Mourning, melancholia and melodrama in contemporary women's grief fiction: Kim Edwards's 'the memory keeper's daughter'

    Research output: Contribution to Book/ReportChapterpeer-review

    Abstract

    This essay examines the genre of women's grief fiction through the lens of psychoanalytic theories of mourning and melancholia. It concentrates on the family melodrama as an instance of popular, 'middlebrow' women's fiction, which addresses and sometimes exploits women's vulnerability as mothers and their anxieties around mothering. I will focus on the American writer Kim Edwards's The Memory Keeper's Daughter, which explores the consequences to a family of concealing from the mother the live birth of a baby with Down's syndrome. This was her first novel, published in 2005 when she was 47. Written in an emotive and powerful fashion from the perspective of various family members, the novel explores the imbrication of the psychic and the social in its depiction of personal betrayal, family breakdown, and conventional attitudes to grieving and the disabled. Following analysis of critical reviews of the novel and a consideration of the reasons for its commercial success, I provide a psychoanalytic reading of the novel's representation of grief and loss, arguing that while it engages the classic Freudian model of mourning as consolatory substitution, it also adopts the more ambivalent model of 'endless mourning' proposed in Freud's later work and subsequently developed by feminist theorists. Making use of Julia Kristeva's concept of narcissistic melancholy, I read The Memory Keeper's Daughter as an attempt to represent 'the real that does not lend itself to signification' (13), showing how it represents grief as a turning away from the realm of signs, a disintegration of bonds, and a retreat into asymbolia. Finally, I utilize Kristeva's concept of poetic language as a 'counter-depressant', which ameliorates the pain of loss without repudiating it, to suggest that this and other examples of women's grief fiction attempt to 'transform the woeful darkness into lyrical song' (162).;Following analysis of critical reviews of the novel and a consideration of the reasons for its commercial success, I provide a psychoanalytic reading of the novel's representation of grief and loss, arguing that while it engages the classic Freudian model of mourning as consolatory substitution,2 it also adopts the more ambivalent model of 'endless mourning' proposed in Freud's later work3 and subsequently developed by feminist theorists. [..] I utilize Kristeva's concept of poetic language as a 'counter-depressant', which ameliorates the pain of loss without repudiating it, to suggest that this and other examples of women's grief fiction attempt to 'transform the woeful darkness into lyrical song' (162).;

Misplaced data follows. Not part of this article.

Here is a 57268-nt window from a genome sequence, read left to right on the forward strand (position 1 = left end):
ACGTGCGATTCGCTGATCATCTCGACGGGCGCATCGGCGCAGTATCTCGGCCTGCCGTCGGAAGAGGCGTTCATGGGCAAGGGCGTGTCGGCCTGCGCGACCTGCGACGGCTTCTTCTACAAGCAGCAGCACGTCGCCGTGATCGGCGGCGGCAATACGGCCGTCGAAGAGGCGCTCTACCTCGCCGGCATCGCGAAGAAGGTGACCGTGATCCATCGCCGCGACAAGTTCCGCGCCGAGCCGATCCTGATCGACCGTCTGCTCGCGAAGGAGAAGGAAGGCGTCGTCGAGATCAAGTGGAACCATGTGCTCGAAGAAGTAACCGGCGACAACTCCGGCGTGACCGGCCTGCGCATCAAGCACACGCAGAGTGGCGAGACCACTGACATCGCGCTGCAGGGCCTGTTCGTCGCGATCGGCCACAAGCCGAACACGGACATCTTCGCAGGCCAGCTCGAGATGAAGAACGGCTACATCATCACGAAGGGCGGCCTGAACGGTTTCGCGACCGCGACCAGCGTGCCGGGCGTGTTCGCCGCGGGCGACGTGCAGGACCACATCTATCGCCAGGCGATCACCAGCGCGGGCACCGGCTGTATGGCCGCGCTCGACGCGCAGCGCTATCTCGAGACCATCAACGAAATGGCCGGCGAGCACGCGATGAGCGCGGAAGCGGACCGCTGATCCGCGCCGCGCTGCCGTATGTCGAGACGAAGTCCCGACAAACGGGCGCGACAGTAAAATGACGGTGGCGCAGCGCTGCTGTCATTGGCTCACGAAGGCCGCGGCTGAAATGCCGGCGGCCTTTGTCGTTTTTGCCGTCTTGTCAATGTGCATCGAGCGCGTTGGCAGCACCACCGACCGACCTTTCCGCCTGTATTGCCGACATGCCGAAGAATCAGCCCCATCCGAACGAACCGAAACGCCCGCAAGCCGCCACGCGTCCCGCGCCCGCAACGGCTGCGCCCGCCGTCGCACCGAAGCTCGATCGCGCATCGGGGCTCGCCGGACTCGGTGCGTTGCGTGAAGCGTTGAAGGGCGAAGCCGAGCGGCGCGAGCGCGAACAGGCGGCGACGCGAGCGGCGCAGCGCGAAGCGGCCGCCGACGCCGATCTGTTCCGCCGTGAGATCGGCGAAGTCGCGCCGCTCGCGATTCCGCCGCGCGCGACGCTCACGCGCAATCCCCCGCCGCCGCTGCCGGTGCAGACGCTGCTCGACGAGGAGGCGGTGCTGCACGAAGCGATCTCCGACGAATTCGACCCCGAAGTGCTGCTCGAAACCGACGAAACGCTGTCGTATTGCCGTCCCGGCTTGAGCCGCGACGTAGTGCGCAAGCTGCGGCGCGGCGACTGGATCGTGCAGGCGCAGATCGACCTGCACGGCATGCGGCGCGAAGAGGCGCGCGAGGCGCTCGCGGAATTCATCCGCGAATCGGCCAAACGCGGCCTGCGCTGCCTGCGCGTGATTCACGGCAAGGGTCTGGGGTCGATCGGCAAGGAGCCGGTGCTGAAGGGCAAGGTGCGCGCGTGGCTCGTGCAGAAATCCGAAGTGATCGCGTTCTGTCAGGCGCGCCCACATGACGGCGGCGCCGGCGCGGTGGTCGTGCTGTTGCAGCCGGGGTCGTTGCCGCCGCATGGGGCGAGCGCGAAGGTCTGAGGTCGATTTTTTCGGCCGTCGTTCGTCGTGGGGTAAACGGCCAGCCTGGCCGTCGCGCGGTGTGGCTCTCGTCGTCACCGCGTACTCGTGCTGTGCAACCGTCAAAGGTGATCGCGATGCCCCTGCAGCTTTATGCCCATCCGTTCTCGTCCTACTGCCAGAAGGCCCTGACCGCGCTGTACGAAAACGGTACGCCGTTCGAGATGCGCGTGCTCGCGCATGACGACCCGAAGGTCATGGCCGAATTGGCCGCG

Original languageEnglish
    Title of host publicationHecate
    Place of PublicationSt. Lucia
    PublisherHecate Press
    Pages27-45
    Number of pages19
    Volume37
    Edition1
    ISBN (Print)0311-4198
    Publication statusPublished - 2011

    Publication series

    NameHecate
    Volume37

    Keywords

    • Books
    • Custody of children
    • Families & family life
    • Grief in women
    • Memory
    • Novels
    • Parent and child
    • Reading
    • Separation (Psychology)
    • Women
    • Writing

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